Non-radial jets on the edges of active regions
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|1st Author:||Peter Wyper|
|Published:||14 October 2019|
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Across the entire solar disk jets of hot plasma are routinely observed in EUV and X-rays. It is generally accepted that these coronal jets form through explosive magnetic reconnection low in the corona. However, it still debated as to how this energy release occurs and even whether jets from different regions are similar in physical nature.
Active-region periphery jets
The most energetic jets occur at the edges of active regions where the magnetic field strengths are higher and hence the energy capable of being stored is greater. These active-region periphery (ARP) jets are launched non-radially, following the magnetic field away from the active region that they neighbour. If the active region is bordered by a coronal hole they can escape into interplanetary space, such as in the example shown in Figure 1a. Since these jets are especially powerful, they produce sizeable jet-like CMEs alongside impulsive energetic particle events, making them much more impactful to the heliosphere than your average polar coronal-hole jet.
The insets in Figure 1(b) show toy magnetic field models of the two magnetic structures found in extrapolations at the base of ARP jets. A small locally opposite (minority) polarity magnetic field region on the solar surface is surrounded by a circular (green) neutral line in each. Depending on the properties of the region, the closed field that connects to the minority polarity is divided off from the surrounding open field by field lines originating at a null point or a bald patch. Free magnetic energy is stored in the closed-field region that is explosively released by reconnection at these structures to produce jets. But how, exactly?
Energy storage and explosive release
Observations suggest that the free magnetic energy is stored in the form of highly sheared magnetic field lines (filament channels), similar in nature but much smaller than the structures that erupt to produce coronal mass ejections and flares [Ref. 1]. Like CMEs and flares, these small-scale filament channels must somehow become unstable to generate the jet and its associated energy release.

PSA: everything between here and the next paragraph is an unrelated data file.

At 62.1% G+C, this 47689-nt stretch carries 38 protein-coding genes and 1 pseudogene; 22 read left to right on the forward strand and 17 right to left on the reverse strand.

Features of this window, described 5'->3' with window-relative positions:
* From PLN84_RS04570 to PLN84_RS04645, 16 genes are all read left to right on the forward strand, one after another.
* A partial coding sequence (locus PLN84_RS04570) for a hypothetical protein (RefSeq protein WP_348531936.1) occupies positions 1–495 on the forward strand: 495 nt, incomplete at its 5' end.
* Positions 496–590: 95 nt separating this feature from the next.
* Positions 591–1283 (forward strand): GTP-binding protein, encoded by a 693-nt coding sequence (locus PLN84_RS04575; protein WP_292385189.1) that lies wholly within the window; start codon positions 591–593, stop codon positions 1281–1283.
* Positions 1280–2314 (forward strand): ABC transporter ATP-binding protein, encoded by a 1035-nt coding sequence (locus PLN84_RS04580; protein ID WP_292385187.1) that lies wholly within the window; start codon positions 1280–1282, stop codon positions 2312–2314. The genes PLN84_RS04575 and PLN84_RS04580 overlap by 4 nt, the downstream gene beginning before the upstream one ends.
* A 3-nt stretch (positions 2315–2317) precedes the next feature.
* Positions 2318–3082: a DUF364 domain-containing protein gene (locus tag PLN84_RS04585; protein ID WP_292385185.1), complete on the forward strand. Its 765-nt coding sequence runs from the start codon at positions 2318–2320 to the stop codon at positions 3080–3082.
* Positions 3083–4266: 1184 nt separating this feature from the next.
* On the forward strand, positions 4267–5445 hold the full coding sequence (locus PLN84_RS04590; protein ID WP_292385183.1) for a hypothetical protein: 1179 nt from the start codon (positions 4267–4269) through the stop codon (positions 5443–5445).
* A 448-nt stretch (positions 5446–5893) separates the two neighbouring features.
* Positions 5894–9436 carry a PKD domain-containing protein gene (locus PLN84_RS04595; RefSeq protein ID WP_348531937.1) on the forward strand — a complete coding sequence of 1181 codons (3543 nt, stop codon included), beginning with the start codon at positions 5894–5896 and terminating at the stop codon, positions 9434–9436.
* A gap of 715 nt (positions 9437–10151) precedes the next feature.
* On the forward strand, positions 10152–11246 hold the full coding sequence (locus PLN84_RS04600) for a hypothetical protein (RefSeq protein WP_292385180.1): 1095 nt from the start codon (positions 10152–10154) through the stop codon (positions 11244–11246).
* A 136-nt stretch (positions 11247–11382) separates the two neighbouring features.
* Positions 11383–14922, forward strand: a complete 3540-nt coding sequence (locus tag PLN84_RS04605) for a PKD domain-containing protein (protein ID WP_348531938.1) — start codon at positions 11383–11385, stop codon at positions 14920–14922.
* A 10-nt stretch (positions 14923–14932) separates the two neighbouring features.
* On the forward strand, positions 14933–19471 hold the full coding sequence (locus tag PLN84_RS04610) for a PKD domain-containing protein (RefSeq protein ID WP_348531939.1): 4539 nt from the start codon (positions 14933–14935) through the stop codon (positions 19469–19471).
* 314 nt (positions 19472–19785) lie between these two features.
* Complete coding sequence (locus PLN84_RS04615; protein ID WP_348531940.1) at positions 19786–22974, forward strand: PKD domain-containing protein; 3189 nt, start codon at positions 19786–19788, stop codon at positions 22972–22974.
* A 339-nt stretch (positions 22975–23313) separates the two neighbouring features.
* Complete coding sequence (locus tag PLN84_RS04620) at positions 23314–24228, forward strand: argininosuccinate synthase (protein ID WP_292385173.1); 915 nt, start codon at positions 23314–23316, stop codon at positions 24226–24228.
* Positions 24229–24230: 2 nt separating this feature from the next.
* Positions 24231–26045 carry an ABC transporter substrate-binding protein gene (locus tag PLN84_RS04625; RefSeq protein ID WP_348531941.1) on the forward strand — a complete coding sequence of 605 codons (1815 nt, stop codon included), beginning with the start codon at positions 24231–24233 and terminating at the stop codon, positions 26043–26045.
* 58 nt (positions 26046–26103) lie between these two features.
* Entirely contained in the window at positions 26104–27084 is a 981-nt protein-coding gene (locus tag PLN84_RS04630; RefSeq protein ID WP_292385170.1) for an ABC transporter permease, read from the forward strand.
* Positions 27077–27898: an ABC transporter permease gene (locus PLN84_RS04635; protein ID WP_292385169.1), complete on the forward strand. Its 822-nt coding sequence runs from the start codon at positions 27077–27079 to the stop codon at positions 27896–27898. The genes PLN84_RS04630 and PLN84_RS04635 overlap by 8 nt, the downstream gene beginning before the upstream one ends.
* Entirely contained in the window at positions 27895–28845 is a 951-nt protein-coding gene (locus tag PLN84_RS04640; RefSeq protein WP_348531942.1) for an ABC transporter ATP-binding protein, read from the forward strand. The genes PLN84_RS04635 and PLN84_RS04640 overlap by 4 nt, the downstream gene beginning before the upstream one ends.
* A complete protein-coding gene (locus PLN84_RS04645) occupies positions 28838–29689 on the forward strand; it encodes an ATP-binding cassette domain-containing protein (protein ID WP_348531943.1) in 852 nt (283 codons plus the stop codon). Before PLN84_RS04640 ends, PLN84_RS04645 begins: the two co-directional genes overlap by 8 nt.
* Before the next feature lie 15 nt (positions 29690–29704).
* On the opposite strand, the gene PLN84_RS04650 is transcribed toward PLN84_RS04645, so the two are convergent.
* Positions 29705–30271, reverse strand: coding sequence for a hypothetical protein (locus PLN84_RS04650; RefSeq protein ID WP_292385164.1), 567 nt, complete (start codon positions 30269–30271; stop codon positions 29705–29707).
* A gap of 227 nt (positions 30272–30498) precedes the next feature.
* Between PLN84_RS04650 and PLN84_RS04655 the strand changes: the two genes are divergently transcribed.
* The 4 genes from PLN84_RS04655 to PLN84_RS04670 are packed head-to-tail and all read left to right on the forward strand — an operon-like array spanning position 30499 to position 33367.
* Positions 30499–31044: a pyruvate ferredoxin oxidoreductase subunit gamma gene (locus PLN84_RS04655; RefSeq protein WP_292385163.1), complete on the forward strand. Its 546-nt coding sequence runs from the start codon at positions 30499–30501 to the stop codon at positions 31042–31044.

This Nugget describes a new MHD simulation aimed at understanding this [Ref. 2]. Figure 2(a) shows the initial magnetic field in the simulation, which contains a "bald patch" (a concave-up region of photospheric magnetic field) and is similar to the fields obtained from extrapolations. This field is current-free so has no free magnetic energy initially. Free magnetic energy is injected into the closed field using slow surface shear motions designed to form a filament channel along the right-most section of the green neutral line, where filament channels are observed to form (Figure 2(b)).
This simulation along with additional test runs revealed that a chain reaction of reconnection and field line contortions are necessary to produce a jet in this configuration. Early-on reconnection forms a null that replaces the bald patch and starts off the chain. A feedback then sets in between the expansion of the filament channel and the null reconnection, analogous to how "breakout reconnection" occurs in CMEs. A second current layer then forms in the filament channel that creates a flux rope. Eventually enough turns of twist are added to the flux rope that it becomes unstable to the kink instability and rapidly rises and rotates, dramatically speeding up the breakout reconnection. Finally, a helical jet is produced when the flux rope reaches the null and is itself reconnected, transferring some of its twist.
Figure 3 shows the flux rope (in yellow) not long after it forms (a), the opening of nearby cyan field lines from breakout reconnection (b), when the flux rope kinks and rises rapidly (c) and the twisted field lines within the jet (d).
This simulation study follows on from our previous work studying jets involving small-scale filament channels in the quiet sun and coronal holes [Refs. 3,4]. In those studies, we found a similar evolution although without a clear indication of a flux-rope instability. In this study the kink instability appears to be a necessary ingredient to get the eruption process over the line. However, the general picture across all our simulations is that the coupling between breakout reconnection and the flux rope's rise/instability leads to the eventual reconnection of the flux rope and transfer of its twist, producing a jet. Our results therefore suggest that helical ARP jets are fundamentally the same in nature as coronal-hole and quiet-Sun jets.
For eruptions more generally, we suspect that this rather generic picture of breakout reconnection coupling to a flux rope rise/instability could well be at the heart of more than certain jets and CMEs. It will be fascinating in future to see what other eruptive events can be understood in this manner.